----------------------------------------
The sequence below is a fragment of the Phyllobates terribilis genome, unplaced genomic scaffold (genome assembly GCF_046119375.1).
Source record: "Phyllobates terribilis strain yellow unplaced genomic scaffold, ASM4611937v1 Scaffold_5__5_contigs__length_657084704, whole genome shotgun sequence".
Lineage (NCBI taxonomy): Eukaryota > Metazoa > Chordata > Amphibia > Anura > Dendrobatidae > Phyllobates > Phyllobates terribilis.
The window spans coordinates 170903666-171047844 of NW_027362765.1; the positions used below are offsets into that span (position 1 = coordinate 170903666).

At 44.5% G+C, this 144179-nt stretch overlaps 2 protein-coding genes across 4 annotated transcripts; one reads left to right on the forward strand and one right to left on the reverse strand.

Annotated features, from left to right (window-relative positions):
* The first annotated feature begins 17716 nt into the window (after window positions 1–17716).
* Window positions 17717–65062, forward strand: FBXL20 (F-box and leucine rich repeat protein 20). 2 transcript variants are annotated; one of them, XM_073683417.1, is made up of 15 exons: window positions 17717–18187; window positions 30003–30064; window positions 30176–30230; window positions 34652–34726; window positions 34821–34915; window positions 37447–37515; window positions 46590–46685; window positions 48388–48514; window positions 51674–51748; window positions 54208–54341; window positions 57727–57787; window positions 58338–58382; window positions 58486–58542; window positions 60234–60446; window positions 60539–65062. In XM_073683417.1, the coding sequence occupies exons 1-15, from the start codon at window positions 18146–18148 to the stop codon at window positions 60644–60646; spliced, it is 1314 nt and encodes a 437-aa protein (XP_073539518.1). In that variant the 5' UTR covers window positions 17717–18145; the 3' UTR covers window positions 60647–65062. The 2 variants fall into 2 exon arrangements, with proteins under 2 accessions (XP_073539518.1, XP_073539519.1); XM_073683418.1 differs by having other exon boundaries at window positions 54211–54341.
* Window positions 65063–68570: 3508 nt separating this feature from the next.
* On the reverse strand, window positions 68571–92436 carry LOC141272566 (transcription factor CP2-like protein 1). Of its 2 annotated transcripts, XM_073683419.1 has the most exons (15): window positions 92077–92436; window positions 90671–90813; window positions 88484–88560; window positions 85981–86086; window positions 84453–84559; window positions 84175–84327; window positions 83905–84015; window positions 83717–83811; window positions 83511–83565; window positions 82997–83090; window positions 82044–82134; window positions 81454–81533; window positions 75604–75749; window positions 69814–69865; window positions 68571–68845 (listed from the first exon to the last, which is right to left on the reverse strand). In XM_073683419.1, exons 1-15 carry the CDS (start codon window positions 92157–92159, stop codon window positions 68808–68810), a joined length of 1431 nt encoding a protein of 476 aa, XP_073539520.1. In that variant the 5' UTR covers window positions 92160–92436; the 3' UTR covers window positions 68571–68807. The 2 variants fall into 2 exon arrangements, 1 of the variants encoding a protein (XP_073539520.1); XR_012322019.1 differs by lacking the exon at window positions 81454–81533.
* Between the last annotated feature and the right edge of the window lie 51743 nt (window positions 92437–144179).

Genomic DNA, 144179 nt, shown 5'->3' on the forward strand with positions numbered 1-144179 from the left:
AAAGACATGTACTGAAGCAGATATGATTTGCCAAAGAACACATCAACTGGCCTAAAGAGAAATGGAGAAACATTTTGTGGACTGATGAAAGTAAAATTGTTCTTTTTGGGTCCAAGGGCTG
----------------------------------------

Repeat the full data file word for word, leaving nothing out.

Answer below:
The sequence below is a fragment of the Phyllobates terribilis genome, unplaced genomic scaffold (genome assembly GCF_046119375.1).
Source record: "Phyllobates terribilis strain yellow unplaced genomic scaffold, ASM4611937v1 Scaffold_5__5_contigs__length_657084704, whole genome shotgun sequence".
Lineage (NCBI taxonomy): Eukaryota > Metazoa > Chordata > Amphibia > Anura > Dendrobatidae > Phyllobates > Phyllobates terribilis.
The window spans coordinates 170903666-171047844 of NW_027362765.1; the positions used below are offsets into that span (position 1 = coordinate 170903666).

At 44.5% G+C, this 144179-nt stretch overlaps 2 protein-coding genes across 4 annotated transcripts; one reads left to right on the forward strand and one right to left on the reverse strand.

Annotated features, from left to right (window-relative positions):
* The first annotated feature begins 17716 nt into the window (after window positions 1–17716).
* Window positions 17717–65062, forward strand: FBXL20 (F-box and leucine rich repeat protein 20). 2 transcript variants are annotated; one of them, XM_073683417.1, is made up of 15 exons: window positions 17717–18187; window positions 30003–30064; window positions 30176–30230; window positions 34652–34726; window positions 34821–34915; window positions 37447–37515; window positions 46590–46685; window positions 48388–48514; window positions 51674–51748; window positions 54208–54341; window positions 57727–57787; window positions 58338–58382; window positions 58486–58542; window positions 60234–60446; window positions 60539–65062. In XM_073683417.1, the coding sequence occupies exons 1-15, from the start codon at window positions 18146–18148 to the stop codon at window positions 60644–60646; spliced, it is 1314 nt and encodes a 437-aa protein (XP_073539518.1). In that variant the 5' UTR covers window positions 17717–18145; the 3' UTR covers window positions 60647–65062. The 2 variants fall into 2 exon arrangements, with proteins under 2 accessions (XP_073539518.1, XP_073539519.1); XM_073683418.1 differs by having other exon boundaries at window positions 54211–54341.
* Window positions 65063–68570: 3508 nt separating this feature from the next.
* On the reverse strand, window positions 68571–92436 carry LOC141272566 (transcription factor CP2-like protein 1). Of its 2 annotated transcripts, XM_073683419.1 has the most exons (15): window positions 92077–92436; window positions 90671–90813; window positions 88484–88560; window positions 85981–86086; window positions 84453–84559; window positions 84175–84327; window positions 83905–84015; window positions 83717–83811; window positions 83511–83565; window positions 82997–83090; window positions 82044–82134; window positions 81454–81533; window positions 75604–75749; window positions 69814–69865; window positions 68571–68845 (listed from the first exon to the last, which is right to left on the reverse strand). In XM_073683419.1, exons 1-15 carry the CDS (start codon window positions 92157–92159, stop codon window positions 68808–68810), a joined length of 1431 nt encoding a protein of 476 aa, XP_073539520.1. In that variant the 5' UTR covers window positions 92160–92436; the 3' UTR covers window positions 68571–68807. The 2 variants fall into 2 exon arrangements, 1 of the variants encoding a protein (XP_073539520.1); XR_012322019.1 differs by lacking the exon at window positions 81454–81533.
* Between the last annotated feature and the right edge of the window lie 51743 nt (window positions 92437–144179).

Genomic DNA, 144179 nt, shown 5'->3' on the forward strand with positions numbered 1-144179 from the left:
AAAGACATGTACTGAAGCAGATATGATTTGCCAAAGAACACATCAACTGGCCTAAAGAGAAATGGAGAAACATTTTGTGGACTGATGAAAGTAAAATTGTTCTTTTTGGGTCCAAGGGCTG